So the course began...

As we waited for Ian Mackenzie (our tutor for the module) to hurriedly finish off his sandwich, the atmosphere in the class had the feel of excitement mixed with trepidation that you might expect from a room full of eager music makers with a whole lot to learn. We hear Ian’s back-story (he seems to have a lot of them!) and his impressive list of projects that he has worked on in the past before a useful lesson on equipment that we may want to purchase and the system requirements to maximise their efficiency.

Now entering the 3rd week we have learnt how to build our percussion loops using 2 of the most popular drum machines, Ultrabeat which comes with Logic 8 and Battery 3 which is a 3rd party plugin. Both have their plus points... With Ultrabeat I find it easier to create a quick interesting 4/4 beat using the step sequencer, but Battery definitely has a better library of sounds. You can transfer the Battery samples to Ultrabeat with a bit of fiddling around so you can have the best of both worlds.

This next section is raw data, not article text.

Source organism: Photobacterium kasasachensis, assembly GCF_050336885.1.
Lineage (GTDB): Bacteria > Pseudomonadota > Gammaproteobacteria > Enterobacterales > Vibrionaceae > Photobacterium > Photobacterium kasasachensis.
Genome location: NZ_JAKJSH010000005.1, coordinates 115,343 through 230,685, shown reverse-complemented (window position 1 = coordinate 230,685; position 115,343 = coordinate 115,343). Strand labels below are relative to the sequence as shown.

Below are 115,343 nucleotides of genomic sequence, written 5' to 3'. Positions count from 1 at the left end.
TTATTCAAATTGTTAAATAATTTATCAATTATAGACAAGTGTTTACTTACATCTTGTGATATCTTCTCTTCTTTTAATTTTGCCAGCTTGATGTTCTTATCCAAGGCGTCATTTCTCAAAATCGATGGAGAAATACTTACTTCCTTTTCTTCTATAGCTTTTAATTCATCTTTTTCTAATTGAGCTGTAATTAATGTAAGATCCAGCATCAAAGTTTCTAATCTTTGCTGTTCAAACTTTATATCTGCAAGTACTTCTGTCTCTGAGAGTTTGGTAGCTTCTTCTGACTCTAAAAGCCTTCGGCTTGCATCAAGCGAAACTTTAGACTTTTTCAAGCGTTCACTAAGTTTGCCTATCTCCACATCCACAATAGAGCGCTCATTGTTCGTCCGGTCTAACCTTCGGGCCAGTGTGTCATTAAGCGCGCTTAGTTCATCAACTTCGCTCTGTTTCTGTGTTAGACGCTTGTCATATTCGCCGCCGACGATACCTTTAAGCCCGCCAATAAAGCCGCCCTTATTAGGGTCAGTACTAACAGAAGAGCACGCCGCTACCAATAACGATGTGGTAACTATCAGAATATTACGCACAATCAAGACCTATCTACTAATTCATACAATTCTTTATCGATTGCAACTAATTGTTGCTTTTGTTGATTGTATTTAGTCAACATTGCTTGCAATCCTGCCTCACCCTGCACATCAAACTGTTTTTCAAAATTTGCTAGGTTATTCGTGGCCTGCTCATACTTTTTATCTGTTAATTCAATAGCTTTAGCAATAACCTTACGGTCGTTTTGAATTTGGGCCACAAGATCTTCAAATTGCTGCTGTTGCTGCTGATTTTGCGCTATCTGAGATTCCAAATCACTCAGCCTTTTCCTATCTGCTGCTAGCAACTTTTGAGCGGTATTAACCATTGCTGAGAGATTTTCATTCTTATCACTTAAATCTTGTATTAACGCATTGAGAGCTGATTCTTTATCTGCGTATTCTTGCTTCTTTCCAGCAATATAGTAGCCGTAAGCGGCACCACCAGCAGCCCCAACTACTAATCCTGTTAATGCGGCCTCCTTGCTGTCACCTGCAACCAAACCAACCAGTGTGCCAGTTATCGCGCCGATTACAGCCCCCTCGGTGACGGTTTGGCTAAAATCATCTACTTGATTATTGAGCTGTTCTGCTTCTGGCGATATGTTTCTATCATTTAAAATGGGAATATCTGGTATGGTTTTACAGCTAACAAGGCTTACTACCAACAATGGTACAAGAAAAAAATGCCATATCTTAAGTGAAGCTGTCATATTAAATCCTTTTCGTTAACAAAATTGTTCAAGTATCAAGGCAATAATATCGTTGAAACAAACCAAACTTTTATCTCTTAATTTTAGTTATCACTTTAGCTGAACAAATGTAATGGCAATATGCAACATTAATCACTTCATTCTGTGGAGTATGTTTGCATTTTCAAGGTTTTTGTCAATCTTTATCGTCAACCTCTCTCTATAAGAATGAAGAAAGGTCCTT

Now I’ve got my beats laid I can’t wait to get my teeth into the other Logic synths to make some big grimy basslines!

Friday, 23 January 2009

DJ Masterclass with Allister Whitehead

February 4th sees the visit of a true House Music originator to Point Blank - DJ legend Allister Whitehead will be visiting the college to host an exclusive masterclass in front of a select gathering of students. During the hour-long session, Allister will reveal the secrets behind 20 years of success on the decks and share insights into everything from building a killer set to presenting a demo CD and networking with promoters.

Allister started DJing at the age of 17 and forged his reputation spinning at world famous clubs including The Hacienda, Ministry of Sound, Cream and Gatecrasher. His name became globally recognised with the Gold selling Fantazia album 'The House Collection 3' which was at the time the biggest selling DJ compilation ever. He has since gone on to achieve 3 more Gold and 2 Silver albums with compilations for Fantazia and Ministry of Sound.

Allister is also a skilled and respected producer and remixer. His remix of Gala’s “Freed from Desire” was the catalyst to the track selling over 500,000 copies in the UK and becoming the biggest selling record in France of all time. He has also worked with the likes of Martha Walsh, Natalie Imbruglia and Robbie Williams.